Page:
Originally a 19th-round draft pick for the Rays in 2011, Ramsey finally made his Major League debut earlier this season, tossing a perfect inning of work to finish off an 11-5 Angels win over the Yankees on April 25. After that cup of coffee in the bigs, Ramsey was optioned back to Triple-A, where he has struggled to a 5.27 ERA and 5.3 BB/9 over 13 2/3 innings in 2019, albeit with a 9.9 K/9. Those numbers are a big step down from the otherwise solid work Ramsey has delivered in his minor league career — a 2.82 ERA, 10.8 K/9, and a 2.83 K/BB rate over 264 2/3 innings in five different organizations’ farm systems.
The Angels have selected the contract of reliever John Curtiss. He’ll take the roster spot of fellow righty Matt Ramsey, who was designated for assignment. To create an active roster opening, the club optioned down Jake Jewell.
Curtiss, 26, came up to the majors for a single appearance earlier this year and was promptly designated. He has also seen limited MLB action in each of the prior two campaigns. He was carrying a 5.91 ERA in 21 1/3 innings over 13 outings to open the year at Triple-A, recording 29 strikeouts but also issuing 13 walks.
Ramsey is following the course of Curtiss’s first look. He spun a scoreless frame of work after being summoned for his first trip to the majors, but now finds himself ticketed for a return to Triple-A on outright assignment — unless another team puts in a claim. Like Curtiss, Ramsey has been charged with more than five earned per nine during his time this year at the offensively charged environment of Salt Lake City. He posted a 15:8 K/BB ratio in 13 2/3 innings there and does have a history of racking up swings and misses in the upper minors.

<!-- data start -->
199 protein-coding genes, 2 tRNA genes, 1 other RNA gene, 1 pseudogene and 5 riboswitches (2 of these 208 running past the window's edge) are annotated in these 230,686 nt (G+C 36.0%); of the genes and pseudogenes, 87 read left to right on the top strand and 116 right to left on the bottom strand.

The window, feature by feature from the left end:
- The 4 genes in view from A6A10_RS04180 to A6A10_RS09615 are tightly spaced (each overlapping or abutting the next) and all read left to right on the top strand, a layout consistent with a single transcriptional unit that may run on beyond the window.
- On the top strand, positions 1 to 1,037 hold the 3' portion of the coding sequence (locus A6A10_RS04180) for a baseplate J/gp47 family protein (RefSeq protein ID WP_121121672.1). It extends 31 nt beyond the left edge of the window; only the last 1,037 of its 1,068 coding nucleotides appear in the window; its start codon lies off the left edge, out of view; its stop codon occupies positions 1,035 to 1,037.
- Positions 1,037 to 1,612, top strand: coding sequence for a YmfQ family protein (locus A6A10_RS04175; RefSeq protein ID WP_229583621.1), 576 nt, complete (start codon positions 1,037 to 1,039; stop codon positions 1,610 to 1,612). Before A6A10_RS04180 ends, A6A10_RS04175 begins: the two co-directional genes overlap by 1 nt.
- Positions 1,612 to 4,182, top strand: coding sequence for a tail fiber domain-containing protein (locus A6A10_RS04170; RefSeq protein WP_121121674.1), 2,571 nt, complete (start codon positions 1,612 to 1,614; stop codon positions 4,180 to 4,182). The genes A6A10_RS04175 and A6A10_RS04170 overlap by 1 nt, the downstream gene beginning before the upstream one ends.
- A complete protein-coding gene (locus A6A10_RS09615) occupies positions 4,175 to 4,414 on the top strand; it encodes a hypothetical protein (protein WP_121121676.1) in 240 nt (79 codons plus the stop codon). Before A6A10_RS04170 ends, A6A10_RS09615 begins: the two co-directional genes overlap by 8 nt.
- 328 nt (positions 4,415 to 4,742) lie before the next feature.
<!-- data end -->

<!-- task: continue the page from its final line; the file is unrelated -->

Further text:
The Angels have placed reliever Cody Allen on the 10-day injured list, Jeff Fletcher of the Orange County Register was among those to cover on Twitter. He’s said to be dealing with a lumbar spine strain, though details remain scant.
Allen’s health trouble comes amidst an exceedingly rough stretch on the mound. He has issued ten walks and three home runs in nine innings thus far. In light of those figures, his 6.00 ERA actually represents a merciful series of outcomes to date.
The risks were well known to the Halos when they signed Allen to a $8.5MM contract over the winter. Long a quality closer for the Indians, Allen exhibited newfound walk and long ball issues in his final season of arbitration eligibility.
Allen will take a step back and try to sort things out. His average fastball velocity is down to 93.1 mph thus far, the fifth-straight season of year-over-year decline. He has responded by going to his curve more than ever before (48.0%), but is out of the zone more than ever before (34.9% zone%) and generating only a 10.1% swinging-strike rate (his lowest level since his debut campaign).
The Angels announced that they’ve selected the contract of right-hander Matt Ramsey from Triple-A Salt Lake and designated veteran left-hander Sam Freeman for assignment in order to open spot on the 25-man and 40-man roster.
It’ll be the MLB debut for Ramsey, 29, who is in his first year in the Angels’ system. The journeyman minor league hurler spent the 2018 campaign in the Astros organization, where he pitched to a 2.04 ERA with a 63-to-16 K/BB ratio in 53 innings of relief between Triple-A (47 innings) and a quick stint with Houston’s Rookie-level affiliate (six innings). He’s off to a shaky start in Salt Lake, having allowed seven runs (three earned) on 11 hits and four walks with nine strikeouts in 8 2/3 innings of relief.
Freeman, 31, just made his Angels debut last night, allowing a run on three hits and two walks in two innings of relief. He spent the 2017-18 seasons in the Braves’ bullpen, pitching to a combined 3.34 ERA in 110 1/3 innings. Freeman’s numbers deteriorated across the board in 2018, however, and Atlanta cut him loose during Spring Training. He latched on with the Halos on a minor league deal and posted a 3.00 ERA in nine Triple-A innings, though his 7-to-6 K/BB ratio wasn’t particularly encouraging.
If Freeman clears waivers, he has enough service time to elect free agency, so it’s possible that today’s DFA could spell the end of his time with the organization after just a few weeks.